Well, the contented couple pleasurably and enjoyably exhausted themselves with eighteen holes of golf. Albeit, ‘mini-golf.’ A senior couple (or individual) climbing up and down steep walk-ways, stairs, hills, creeks, rocks, grassy knolls, and other obstacles included in the fairway game fields, could very easily cause an older person to not complete the course while out in the beaming hot midday sun, let alone on a cool day. I mean, golf is golf, right?
The man and woman parked their vehicle and entered the white and green trimmed building founded with brick and mortar. The pub was a cute, quaint, table and chair setting with a small bar located in a semi-private corner of the building.
The establishment was catered by a couple of waitresses and a barmaid. It was a self-seating restaurant – a no-waiting for the maître d' or hostess to seat you. The couple decided to sit at the bar. Food was not being sought, only liquid refreshment. A cold mug or pitcher was not available, according to Sandy, the self- manufactured robot-like bar attendant. The woman sported hair of orange, red, blonde, and another streaking color that wasn’t quite identifiable. She also appeared to be of a senior age as well. The man seated with his wife, suspected she was a tad younger than her mid-sixties exterior. Not intending to get to far ahead with this picture, I’ve failed to mention the chilly ambient reception of the couple after the establishment threshold was crossed.
I did mention that it was warm outside, yes? It was a rather nice day for a mid-May Wednesday late afternoon in 2013. The air was cool inside. The joint was jostled and bustling with busy cordial conversations. That all died when this couple entered the establishment. The cool room transformed into the polar ice-cap, feeling like that of the frozen tundra. The instantaneous silence was quieter than quiet. The eyeballs of the patronizing patrons fell upon the newly entered senior-aged mini-golfers who happened to be Black and White. The man, a 6ft. tall and formidable appearing gentleman brandishing awareness armored with a presence that demanded a commandment for respect and attention. The woman, a beautiful and petite German-Scottish descendent with golden blonde hair highlighted with a natural redness that could be described as strawberry. Her eyes, large and bright while iridescently hazel with green highlights that change in color upon the donning of a differently colored attire; intelligent with a mastering effect that netted immediate attention, respect, and admiration.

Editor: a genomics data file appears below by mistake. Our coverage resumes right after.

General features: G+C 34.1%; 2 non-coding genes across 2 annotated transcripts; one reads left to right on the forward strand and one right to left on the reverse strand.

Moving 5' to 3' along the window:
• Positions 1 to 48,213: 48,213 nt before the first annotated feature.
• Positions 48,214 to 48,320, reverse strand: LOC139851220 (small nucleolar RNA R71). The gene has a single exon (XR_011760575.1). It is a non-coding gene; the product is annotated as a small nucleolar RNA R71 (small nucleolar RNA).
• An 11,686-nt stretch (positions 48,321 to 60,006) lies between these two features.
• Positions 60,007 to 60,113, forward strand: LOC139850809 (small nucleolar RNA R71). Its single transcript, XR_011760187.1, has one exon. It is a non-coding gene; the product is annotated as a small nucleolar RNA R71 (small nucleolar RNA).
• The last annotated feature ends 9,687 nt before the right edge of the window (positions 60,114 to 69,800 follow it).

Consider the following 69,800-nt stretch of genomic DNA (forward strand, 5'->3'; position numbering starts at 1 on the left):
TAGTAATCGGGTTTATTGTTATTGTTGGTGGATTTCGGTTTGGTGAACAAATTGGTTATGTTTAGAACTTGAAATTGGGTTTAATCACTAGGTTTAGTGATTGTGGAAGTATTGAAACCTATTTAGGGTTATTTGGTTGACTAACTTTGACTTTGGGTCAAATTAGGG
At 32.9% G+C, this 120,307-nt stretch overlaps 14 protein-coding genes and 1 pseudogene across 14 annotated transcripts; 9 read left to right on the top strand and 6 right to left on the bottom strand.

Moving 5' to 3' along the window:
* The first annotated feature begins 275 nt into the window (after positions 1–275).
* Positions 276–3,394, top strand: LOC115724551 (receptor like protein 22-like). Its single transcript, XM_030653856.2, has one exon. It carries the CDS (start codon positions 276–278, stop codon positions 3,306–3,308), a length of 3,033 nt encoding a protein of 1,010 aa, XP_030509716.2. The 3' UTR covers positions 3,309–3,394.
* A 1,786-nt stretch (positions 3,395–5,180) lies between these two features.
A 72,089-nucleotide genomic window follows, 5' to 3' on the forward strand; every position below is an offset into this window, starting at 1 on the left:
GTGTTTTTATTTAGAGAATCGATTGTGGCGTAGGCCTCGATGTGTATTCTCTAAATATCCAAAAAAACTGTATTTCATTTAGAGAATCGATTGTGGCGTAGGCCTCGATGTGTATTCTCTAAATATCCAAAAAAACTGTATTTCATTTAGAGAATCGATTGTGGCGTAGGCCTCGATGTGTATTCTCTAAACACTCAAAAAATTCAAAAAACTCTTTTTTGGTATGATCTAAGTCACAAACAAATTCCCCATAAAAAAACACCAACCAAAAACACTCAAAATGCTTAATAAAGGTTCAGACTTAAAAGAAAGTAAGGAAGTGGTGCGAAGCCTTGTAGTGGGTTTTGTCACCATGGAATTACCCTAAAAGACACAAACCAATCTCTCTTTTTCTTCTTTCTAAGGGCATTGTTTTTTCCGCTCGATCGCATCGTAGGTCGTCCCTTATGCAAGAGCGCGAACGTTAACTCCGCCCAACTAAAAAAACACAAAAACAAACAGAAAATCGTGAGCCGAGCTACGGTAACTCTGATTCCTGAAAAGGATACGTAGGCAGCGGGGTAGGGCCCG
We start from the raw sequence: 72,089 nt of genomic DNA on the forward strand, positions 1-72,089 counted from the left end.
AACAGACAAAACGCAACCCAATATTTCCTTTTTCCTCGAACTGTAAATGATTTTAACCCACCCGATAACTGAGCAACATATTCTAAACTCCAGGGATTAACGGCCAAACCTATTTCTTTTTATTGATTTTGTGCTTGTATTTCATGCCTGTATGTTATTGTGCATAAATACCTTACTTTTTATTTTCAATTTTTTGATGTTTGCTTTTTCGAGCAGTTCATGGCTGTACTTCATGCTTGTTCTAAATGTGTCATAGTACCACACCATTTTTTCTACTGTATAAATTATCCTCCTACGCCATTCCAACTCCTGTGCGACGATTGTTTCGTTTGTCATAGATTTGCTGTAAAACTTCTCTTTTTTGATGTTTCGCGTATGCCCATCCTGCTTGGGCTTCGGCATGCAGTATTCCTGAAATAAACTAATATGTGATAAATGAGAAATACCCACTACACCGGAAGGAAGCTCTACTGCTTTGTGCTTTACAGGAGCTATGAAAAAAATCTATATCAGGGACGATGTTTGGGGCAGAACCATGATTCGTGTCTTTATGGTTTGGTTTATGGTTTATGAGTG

The barmaid gathered her composure and made a clumsy attempt at being a cordial and welcoming professional. She offered the food menu which was declined. The beer thirst was addressed and settled upon with the cold glass and bottled beer which was placed on the bar in front of the freshly seated patrons. The bar attendant forced a remanufactured smile and began to speak again while placing the glasses and bottles of beer on the bar.
“We only have bottled beer in the brands displayed on the shelf,” said the barmaid. Two white men, one possibly in his late fifties to early sixties, the other, clearly in his mid to late sixties, genuinely displayed an annoyance with the couples’ entrance. While not seemingly appearing to look into the eyes of the Black man, they did attempt eye-contact with the white woman, as if to say, “How dare you come in here with that!”
“We don’t have cold mugs but we sure have cold glasses.”
The woman behind the bar robotically looked at the stern, albeit, stoic face of the Black man and said, “What’s your name? I’ll run you a tab.”
The man answered politely with his name while tossing a smirking glance at his wife. The mind meld of the two allowed a smile between them.